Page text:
Russian glide bomb attack injures 10 in downtown Kharkiv

Russian forces struck a residential area in downtown Kharkiv on May 5, injuring at least 10 people, including some on Orthodox Easter Sunday, according to local authorities.

Kharkiv Oblast Governor Oleh Syniehubov initially reported at 2 p.m. local time that five people were injured when Russia attacked Ukraine’s second-largest city with a guided bomb. He did not specify the type of bomb used.

Russia typically employs laser-guided or satellite-guided KAB bombs, with payloads ranging from 250 to 1,500 kilograms, against Ukrainian military and civilian targets. Additionally, Soviet-era "dumb" bombs are sometimes retrofitted with low-cost gliding kits, allowing them to travel farther and with greater accuracy.

Russia has recently escalated its attacks on Kharkiv, deploying missiles, glide bombs, and kamikaze drones to damage energy infrastructure and harm civilians.

Following the reported attack, Kharkiv city mayor Ihor Terekhov stated in a Telegram post that two more people had been injured while they were inside their house.

Later, Governor Syniehubov mentioned in a separate post that medics were attending to 10 injured individuals following the Russian strikes in downtown Kharkiv, which also caused damage to houses and vehicles.

On May 5, as Ukraine observed Orthodox Easter, Russia launched Shahed kamikaze drones, wounding six more people in a drone attack on Kharkiv. Debris from downed drones in the city's Osnovianskyi district reportedly caused fires that engulfed eight private homes in the area.

Despite the barrage, Ukrainian air defense successfully intercepted 23 of the 24 Shahed-type drones launched by Russia overnight, according to the Ukrainian Air Force. The intensified Russian attacks underscore the ongoing threat to Kharkiv and the importance of effective air defense in protecting civilian lives and infrastructure.

Russia lures Cubans to the army with offers of high pay and a Russian passport

Leaked documents reveal that Russia has been coercing Cuban citizens into joining the Russian Armed Forces, offering salaries of around $2,000 per month and promising Russian passports within months of enlistment, according to a BBC investigation published on May 4.

Since the full-scale invasion of Ukraine in February 2022, hundreds of Cubans have allegedly joined Russia's Armed Forces, as indicated by online leaks. At least 200 Cuban names were exposed in September and October 2023 by pro-Ukrainian hackers, with the BBC confirming at least 31 accounts linked to Russia or the Russian army.

The BBC's investigation revealed social media posts suggesting that some Cubans received Russian passports within a few months of signing up, a claim supported by local media reports indicating that newly recruited Cuban fighters would be granted citizenship "in the future."

Additionally, other Cubans who moved to Russia seeking work in the construction industry were reportedly sent instead to Ukraine's eastern front. In September 2023, Cuba discovered a human trafficking ring aimed at recruiting Cubans to fight for Russia, an act that Cuba's Foreign Affairs Ministry "firmly rejects."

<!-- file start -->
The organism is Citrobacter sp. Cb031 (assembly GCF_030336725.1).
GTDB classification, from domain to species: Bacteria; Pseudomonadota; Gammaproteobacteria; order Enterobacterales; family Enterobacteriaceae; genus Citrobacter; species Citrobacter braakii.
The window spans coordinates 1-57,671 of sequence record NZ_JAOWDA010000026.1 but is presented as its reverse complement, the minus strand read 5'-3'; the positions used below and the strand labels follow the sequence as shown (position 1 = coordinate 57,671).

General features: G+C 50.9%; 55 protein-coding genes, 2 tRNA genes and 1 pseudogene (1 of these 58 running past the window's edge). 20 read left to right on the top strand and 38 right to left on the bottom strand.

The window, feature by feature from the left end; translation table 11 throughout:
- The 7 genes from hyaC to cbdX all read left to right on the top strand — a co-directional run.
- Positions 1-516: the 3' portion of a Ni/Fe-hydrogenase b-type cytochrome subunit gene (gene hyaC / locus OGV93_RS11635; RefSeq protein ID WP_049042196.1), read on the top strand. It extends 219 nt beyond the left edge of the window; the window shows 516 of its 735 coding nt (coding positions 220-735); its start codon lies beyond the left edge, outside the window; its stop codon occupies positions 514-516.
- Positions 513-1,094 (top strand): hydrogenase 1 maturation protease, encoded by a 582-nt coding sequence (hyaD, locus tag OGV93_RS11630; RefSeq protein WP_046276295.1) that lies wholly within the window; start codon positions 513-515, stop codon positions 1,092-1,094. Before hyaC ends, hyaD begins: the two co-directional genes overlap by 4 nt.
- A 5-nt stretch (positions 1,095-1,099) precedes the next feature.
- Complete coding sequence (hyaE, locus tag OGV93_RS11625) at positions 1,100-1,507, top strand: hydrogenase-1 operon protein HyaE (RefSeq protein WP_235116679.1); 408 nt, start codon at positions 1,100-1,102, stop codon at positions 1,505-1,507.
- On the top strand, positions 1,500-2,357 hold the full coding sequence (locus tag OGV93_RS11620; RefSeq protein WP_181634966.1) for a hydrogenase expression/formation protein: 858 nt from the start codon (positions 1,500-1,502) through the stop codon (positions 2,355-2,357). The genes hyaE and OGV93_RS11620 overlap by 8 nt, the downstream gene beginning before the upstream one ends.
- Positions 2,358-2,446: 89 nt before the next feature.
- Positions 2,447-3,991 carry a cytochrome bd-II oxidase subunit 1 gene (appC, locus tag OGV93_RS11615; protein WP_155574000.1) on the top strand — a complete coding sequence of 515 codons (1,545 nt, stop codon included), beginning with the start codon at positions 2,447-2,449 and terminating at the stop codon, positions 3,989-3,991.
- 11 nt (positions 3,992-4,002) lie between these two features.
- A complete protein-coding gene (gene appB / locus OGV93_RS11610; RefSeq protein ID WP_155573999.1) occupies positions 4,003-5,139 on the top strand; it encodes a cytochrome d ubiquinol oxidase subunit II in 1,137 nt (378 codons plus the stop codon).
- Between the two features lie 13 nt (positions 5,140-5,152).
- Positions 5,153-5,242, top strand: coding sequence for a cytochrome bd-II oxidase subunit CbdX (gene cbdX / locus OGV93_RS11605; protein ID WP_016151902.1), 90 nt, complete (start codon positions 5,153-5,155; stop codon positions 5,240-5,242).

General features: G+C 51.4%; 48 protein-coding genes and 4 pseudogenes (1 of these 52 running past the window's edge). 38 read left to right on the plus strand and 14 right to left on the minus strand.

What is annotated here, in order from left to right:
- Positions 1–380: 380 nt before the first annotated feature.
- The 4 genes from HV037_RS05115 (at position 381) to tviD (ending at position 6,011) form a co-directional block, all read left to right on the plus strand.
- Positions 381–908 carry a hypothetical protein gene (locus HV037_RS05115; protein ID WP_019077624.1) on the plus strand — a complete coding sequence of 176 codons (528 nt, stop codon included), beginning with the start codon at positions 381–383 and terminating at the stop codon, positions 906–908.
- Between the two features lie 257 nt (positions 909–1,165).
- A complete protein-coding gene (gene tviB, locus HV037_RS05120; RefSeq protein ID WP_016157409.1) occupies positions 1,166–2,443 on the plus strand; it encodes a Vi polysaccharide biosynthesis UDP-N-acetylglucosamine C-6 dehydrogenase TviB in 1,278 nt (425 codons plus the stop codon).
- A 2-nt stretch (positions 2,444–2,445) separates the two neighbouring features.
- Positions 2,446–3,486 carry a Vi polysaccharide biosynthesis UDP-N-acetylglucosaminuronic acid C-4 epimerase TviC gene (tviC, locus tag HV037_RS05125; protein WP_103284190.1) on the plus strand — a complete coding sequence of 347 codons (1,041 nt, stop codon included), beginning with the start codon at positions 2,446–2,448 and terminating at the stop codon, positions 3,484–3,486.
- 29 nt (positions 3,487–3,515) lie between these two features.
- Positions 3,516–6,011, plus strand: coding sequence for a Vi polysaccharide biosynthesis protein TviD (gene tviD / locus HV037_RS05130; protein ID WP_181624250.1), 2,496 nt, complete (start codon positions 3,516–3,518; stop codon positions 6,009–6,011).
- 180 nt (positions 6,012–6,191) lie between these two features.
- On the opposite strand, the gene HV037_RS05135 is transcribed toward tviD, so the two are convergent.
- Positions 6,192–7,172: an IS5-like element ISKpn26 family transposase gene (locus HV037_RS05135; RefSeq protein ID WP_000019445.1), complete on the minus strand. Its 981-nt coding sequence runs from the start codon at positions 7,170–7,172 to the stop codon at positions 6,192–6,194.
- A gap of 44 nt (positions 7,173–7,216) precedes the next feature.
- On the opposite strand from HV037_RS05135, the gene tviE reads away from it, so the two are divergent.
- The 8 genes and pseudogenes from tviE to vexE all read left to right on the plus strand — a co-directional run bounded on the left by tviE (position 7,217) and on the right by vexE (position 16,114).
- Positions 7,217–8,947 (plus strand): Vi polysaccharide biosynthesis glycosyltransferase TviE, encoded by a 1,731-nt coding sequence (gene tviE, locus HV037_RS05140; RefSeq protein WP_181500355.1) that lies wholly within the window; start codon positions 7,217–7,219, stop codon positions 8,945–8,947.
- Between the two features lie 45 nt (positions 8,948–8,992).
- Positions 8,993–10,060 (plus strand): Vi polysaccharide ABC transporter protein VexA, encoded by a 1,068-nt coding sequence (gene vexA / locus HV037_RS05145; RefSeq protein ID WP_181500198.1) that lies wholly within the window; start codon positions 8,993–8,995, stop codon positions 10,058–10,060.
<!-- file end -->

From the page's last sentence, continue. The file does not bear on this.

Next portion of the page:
Russia has intensified its campaign to recruit foreigners from neighboring countries and exploited migrant workers for its war against Ukraine to avoid domestic mobilization. Foreign recruits from Nepal, Cuba, Uzbekistan, Armenia, Kazakhstan, Somalia, and other Central Asian and African countries have become primary targets for Russian recruitment efforts.

In January 2023, Russian President Vladimir Putin signed a decree allowing foreign nationals who join the Russian Armed Forces to apply for Russian citizenship, further incentivizing international recruitment.

These revelations highlight Russia's attempts to bolster its military ranks without relying solely on domestic conscription, exposing a wider pattern of coercion and exploitation of foreign nationals in its ongoing war against Ukraine.

Cuba and Russia are two allies since the start of the Cold War, have reciprocal visa-free travel between the countries, as well as direct flights between Havana and Moscow.

Russians launch 5 missiles at Sloviansk Thermal Power Plant 

Russians launch 5 missiles at Sloviansk Thermal Power Plant – photo

Russian forces fired five missiles at the Sloviansk Thermal Power Plant (TPP) in Donetsk Oblast, according to Volodymyr Proskunin, the deputy head of the Mykolaiv City Military Administration, who commented to Suspilne.

"Today, on 5 May, at 10:35, an attack on Donbasenergo's Sloviansk TPP began. The attack damaged a number of facilities on the territory of the plant," Proskunin said. He reported that the Russian military used Smerch multiple launch rocket systems (MLRS) to fire four cluster munitions and one high-explosive missile.

Fortunately, there were no casualties as a result of the attack, but the damage to the power plant is part of a broader Russian strategy to target Ukraine's critical infrastructure, causing disruption and potentially affecting energy supplies. The use of cluster munitions and high-explosive missiles against civilian infrastructure is a grave concern, highlighting the ongoing risks to Ukraine's industrial and energy sectors amid Russia's continued aggression.